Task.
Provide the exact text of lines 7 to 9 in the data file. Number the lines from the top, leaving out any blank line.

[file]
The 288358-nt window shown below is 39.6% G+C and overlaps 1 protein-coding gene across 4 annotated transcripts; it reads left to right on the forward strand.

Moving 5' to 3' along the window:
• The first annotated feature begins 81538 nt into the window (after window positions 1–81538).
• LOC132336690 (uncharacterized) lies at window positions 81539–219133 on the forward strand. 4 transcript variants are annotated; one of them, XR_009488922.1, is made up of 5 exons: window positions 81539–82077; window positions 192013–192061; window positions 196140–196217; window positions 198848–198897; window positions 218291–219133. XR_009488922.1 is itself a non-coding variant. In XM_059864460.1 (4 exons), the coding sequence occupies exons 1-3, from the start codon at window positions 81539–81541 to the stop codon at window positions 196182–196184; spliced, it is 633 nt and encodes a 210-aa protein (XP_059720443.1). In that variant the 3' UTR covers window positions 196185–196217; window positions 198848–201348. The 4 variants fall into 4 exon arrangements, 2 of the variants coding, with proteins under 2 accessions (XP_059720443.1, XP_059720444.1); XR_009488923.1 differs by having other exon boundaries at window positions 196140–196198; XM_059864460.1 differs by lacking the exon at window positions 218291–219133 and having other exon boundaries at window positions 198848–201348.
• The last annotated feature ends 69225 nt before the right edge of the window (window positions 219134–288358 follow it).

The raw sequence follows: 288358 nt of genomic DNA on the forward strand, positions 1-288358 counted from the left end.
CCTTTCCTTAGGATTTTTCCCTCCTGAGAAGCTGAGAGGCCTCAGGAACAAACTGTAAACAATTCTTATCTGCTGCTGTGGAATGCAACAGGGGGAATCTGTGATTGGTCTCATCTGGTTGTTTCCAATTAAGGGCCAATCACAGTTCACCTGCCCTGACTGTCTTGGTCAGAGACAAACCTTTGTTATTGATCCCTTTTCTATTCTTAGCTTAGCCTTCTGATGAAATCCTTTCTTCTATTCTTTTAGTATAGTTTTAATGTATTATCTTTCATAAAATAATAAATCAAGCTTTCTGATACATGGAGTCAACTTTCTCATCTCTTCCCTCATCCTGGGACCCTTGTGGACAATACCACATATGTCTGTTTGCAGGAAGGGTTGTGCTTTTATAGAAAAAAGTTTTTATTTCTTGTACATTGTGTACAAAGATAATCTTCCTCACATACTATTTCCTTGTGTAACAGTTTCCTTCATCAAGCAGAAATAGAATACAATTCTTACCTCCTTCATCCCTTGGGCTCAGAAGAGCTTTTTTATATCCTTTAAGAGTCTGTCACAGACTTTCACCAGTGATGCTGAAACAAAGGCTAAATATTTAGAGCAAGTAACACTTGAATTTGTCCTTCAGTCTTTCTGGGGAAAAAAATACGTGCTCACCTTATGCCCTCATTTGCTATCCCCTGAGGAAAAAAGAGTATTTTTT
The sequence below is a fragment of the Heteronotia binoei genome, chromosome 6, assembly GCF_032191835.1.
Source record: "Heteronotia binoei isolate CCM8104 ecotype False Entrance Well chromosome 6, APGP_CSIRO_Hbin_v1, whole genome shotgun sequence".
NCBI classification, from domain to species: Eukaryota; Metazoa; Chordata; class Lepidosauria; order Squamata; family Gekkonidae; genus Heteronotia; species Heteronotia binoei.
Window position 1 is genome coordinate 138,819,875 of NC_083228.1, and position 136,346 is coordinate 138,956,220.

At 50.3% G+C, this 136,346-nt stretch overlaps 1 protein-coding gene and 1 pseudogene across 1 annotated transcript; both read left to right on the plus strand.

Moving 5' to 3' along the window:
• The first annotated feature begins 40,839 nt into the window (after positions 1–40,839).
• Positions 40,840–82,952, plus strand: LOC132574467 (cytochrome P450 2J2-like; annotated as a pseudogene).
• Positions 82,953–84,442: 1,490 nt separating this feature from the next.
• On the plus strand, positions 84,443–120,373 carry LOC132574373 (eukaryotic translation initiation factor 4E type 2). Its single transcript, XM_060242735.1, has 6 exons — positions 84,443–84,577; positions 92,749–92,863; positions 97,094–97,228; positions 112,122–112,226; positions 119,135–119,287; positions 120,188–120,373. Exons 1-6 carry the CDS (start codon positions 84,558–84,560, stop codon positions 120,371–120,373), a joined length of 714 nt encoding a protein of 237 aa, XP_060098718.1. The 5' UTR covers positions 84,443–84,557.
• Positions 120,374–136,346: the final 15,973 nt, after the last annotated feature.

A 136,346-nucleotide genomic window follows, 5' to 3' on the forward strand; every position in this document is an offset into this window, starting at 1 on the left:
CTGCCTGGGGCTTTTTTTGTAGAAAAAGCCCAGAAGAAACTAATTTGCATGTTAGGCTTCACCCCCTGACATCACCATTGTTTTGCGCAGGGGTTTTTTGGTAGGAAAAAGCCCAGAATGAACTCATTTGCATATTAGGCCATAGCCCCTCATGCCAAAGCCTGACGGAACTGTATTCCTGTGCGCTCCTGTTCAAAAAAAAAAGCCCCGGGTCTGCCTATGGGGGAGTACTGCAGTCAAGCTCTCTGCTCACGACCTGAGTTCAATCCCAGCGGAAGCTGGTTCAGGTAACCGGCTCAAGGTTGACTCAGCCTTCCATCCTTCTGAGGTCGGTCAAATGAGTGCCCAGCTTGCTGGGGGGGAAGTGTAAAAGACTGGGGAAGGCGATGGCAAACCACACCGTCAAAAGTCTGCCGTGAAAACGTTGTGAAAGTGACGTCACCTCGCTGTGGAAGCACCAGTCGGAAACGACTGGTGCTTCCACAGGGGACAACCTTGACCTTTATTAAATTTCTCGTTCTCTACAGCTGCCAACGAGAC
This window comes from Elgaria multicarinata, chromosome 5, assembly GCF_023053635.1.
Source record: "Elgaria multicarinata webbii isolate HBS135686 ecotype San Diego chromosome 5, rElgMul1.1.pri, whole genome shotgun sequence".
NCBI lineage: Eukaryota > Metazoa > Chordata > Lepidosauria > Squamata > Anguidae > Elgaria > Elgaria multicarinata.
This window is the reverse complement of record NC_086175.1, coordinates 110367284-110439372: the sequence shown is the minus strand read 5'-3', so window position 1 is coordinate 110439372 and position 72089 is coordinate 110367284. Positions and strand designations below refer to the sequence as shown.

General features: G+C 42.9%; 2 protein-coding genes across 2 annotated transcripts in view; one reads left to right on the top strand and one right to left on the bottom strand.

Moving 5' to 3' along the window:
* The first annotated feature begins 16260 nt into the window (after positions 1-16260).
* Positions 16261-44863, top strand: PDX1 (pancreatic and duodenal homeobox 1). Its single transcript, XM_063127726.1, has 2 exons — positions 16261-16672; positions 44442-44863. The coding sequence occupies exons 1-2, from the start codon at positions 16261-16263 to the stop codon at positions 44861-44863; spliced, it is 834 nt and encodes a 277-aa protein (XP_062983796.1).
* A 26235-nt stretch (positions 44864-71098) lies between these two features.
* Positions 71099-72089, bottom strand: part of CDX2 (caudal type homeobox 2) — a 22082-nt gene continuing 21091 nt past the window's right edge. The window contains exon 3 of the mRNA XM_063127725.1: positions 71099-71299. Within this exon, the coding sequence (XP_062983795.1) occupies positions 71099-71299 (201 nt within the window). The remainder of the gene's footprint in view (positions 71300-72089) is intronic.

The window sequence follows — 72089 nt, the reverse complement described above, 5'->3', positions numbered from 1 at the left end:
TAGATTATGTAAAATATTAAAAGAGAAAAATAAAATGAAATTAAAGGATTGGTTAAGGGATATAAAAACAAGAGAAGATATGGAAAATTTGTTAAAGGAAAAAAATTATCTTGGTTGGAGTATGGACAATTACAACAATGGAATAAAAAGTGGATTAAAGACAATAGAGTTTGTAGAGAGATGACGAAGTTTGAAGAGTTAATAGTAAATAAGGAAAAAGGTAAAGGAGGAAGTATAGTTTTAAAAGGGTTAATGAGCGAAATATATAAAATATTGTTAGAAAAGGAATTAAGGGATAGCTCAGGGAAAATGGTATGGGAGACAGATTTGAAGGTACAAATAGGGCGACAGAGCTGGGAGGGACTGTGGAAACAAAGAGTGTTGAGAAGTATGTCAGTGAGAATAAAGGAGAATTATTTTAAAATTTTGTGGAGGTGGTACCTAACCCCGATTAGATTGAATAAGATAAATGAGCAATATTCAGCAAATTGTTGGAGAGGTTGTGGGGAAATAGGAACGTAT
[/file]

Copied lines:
CCTTTCCTTAGGATTTTTCCCTCCTGAGAAGCTGAGAGGCCTCAGGAACAAACTGTAAACAATTCTTATCTGCTGCTGTGGAATGCAACAGGGGGAATCTGTGATTGGTCTCATCTGGTTGTTTCCAATTAAGGGCCAATCACAGTTCACCTGCCCTGACTGTCTTGGTCAGAGACAAACCTTTGTTATTGATCCCTTTTCTATTCTTAGCTTAGCCTTCTGATGAAATCCTTTCTTCTATTCTTTTAGTATAGTTTTAATGTATTATCTTTCATAAAATAATAAATCAAGCTTTCTGATACATGGAGTCAACTTTCTCATCTCTTCCCTCATCCTGGGACCCTTGTGGACAATACCACATATGTCTGTTTGCAGGAAGGGTTGTGCTTTTATAGAAAAAAGTTTTTATTTCTTGTACATTGTGTACAAAGATAATCTTCCTCACATACTATTTCCTTGTGTAACAGTTTCCTTCATCAAGCAGAAATAGAATACAATTCTTACCTCCTTCATCCCTTGGGCTCAGAAGAGCTTTTTTATATCCTTTAAGAGTCTGTCACAGACTTTCACCAGTGATGCTGAAACAAAGGCTAAATATTTAGAGCAAGTAACACTTGAATTTGTCCTTCAGTCTTTCTGGGGAAAAAAATACGTGCTCACCTTATGCCCTCATTTGCTATCCCCTGAGGAAAAAAGAGTATTTTTT
The sequence below is a fragment of the Heteronotia binoei genome, chromosome 6, assembly GCF_032191835.1.
Source record: "Heteronotia binoei isolate CCM8104 ecotype False Entrance Well chromosome 6, APGP_CSIRO_Hbin_v1, whole genome shotgun sequence".